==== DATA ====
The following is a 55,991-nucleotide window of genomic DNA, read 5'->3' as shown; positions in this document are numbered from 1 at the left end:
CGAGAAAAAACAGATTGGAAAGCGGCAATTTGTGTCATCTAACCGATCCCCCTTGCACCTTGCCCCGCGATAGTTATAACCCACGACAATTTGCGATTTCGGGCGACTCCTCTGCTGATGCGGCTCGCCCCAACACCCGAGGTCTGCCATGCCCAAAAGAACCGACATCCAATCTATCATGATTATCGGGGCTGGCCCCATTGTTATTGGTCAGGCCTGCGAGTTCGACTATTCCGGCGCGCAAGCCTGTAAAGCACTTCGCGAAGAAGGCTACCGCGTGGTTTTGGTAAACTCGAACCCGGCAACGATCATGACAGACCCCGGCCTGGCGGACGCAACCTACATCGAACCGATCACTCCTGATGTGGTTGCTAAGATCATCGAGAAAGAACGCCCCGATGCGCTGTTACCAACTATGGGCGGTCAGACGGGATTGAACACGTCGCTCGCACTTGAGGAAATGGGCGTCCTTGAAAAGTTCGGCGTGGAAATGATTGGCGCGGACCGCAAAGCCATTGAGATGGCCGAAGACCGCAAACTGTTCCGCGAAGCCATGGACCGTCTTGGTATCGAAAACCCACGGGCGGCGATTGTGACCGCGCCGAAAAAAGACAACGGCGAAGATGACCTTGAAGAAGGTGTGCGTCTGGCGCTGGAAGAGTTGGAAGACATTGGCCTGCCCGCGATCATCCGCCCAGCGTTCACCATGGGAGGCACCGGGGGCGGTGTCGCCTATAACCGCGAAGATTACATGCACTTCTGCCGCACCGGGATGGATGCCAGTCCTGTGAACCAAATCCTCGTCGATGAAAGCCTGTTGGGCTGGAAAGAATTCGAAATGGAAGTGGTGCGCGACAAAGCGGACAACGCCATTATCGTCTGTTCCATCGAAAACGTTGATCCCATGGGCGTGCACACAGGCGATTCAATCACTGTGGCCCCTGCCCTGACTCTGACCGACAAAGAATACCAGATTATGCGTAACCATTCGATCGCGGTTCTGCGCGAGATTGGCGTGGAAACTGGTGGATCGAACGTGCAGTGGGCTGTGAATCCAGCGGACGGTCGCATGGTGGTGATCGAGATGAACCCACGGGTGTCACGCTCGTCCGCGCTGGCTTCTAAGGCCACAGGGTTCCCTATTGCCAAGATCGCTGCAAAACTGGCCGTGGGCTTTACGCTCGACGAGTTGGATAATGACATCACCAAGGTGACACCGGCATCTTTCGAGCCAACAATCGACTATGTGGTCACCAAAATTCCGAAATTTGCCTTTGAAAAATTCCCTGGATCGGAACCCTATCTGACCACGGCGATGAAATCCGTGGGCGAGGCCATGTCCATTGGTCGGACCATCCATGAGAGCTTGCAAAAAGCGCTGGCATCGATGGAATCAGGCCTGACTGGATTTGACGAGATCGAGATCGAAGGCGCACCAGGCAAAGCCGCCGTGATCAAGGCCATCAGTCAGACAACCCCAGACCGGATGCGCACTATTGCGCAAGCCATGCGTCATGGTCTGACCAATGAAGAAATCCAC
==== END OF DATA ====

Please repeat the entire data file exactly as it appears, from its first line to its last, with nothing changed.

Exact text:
The following is a 55,991-nucleotide window of genomic DNA, read 5'->3' as shown; positions in this document are numbered from 1 at the left end:
CGAGAAAAAACAGATTGGAAAGCGGCAATTTGTGTCATCTAACCGATCCCCCTTGCACCTTGCCCCGCGATAGTTATAACCCACGACAATTTGCGATTTCGGGCGACTCCTCTGCTGATGCGGCTCGCCCCAACACCCGAGGTCTGCCATGCCCAAAAGAACCGACATCCAATCTATCATGATTATCGGGGCTGGCCCCATTGTTATTGGTCAGGCCTGCGAGTTCGACTATTCCGGCGCGCAAGCCTGTAAAGCACTTCGCGAAGAAGGCTACCGCGTGGTTTTGGTAAACTCGAACCCGGCAACGATCATGACAGACCCCGGCCTGGCGGACGCAACCTACATCGAACCGATCACTCCTGATGTGGTTGCTAAGATCATCGAGAAAGAACGCCCCGATGCGCTGTTACCAACTATGGGCGGTCAGACGGGATTGAACACGTCGCTCGCACTTGAGGAAATGGGCGTCCTTGAAAAGTTCGGCGTGGAAATGATTGGCGCGGACCGCAAAGCCATTGAGATGGCCGAAGACCGCAAACTGTTCCGCGAAGCCATGGACCGTCTTGGTATCGAAAACCCACGGGCGGCGATTGTGACCGCGCCGAAAAAAGACAACGGCGAAGATGACCTTGAAGAAGGTGTGCGTCTGGCGCTGGAAGAGTTGGAAGACATTGGCCTGCCCGCGATCATCCGCCCAGCGTTCACCATGGGAGGCACCGGGGGCGGTGTCGCCTATAACCGCGAAGATTACATGCACTTCTGCCGCACCGGGATGGATGCCAGTCCTGTGAACCAAATCCTCGTCGATGAAAGCCTGTTGGGCTGGAAAGAATTCGAAATGGAAGTGGTGCGCGACAAAGCGGACAACGCCATTATCGTCTGTTCCATCGAAAACGTTGATCCCATGGGCGTGCACACAGGCGATTCAATCACTGTGGCCCCTGCCCTGACTCTGACCGACAAAGAATACCAGATTATGCGTAACCATTCGATCGCGGTTCTGCGCGAGATTGGCGTGGAAACTGGTGGATCGAACGTGCAGTGGGCTGTGAATCCAGCGGACGGTCGCATGGTGGTGATCGAGATGAACCCACGGGTGTCACGCTCGTCCGCGCTGGCTTCTAAGGCCACAGGGTTCCCTATTGCCAAGATCGCTGCAAAACTGGCCGTGGGCTTTACGCTCGACGAGTTGGATAATGACATCACCAAGGTGACACCGGCATCTTTCGAGCCAACAATCGACTATGTGGTCACCAAAATTCCGAAATTTGCCTTTGAAAAATTCCCTGGATCGGAACCCTATCTGACCACGGCGATGAAATCCGTGGGCGAGGCCATGTCCATTGGTCGGACCATCCATGAGAGCTTGCAAAAAGCGCTGGCATCGATGGAATCAGGCCTGACTGGATTTGACGAGATCGAGATCGAAGGCGCACCAGGCAAAGCCGCCGTGATCAAGGCCATCAGTCAGACAACCCCAGACCGGATGCGCACTATTGCGCAAGCCATGCGTCATGGTCTGACCAATGAAGAAATCCAC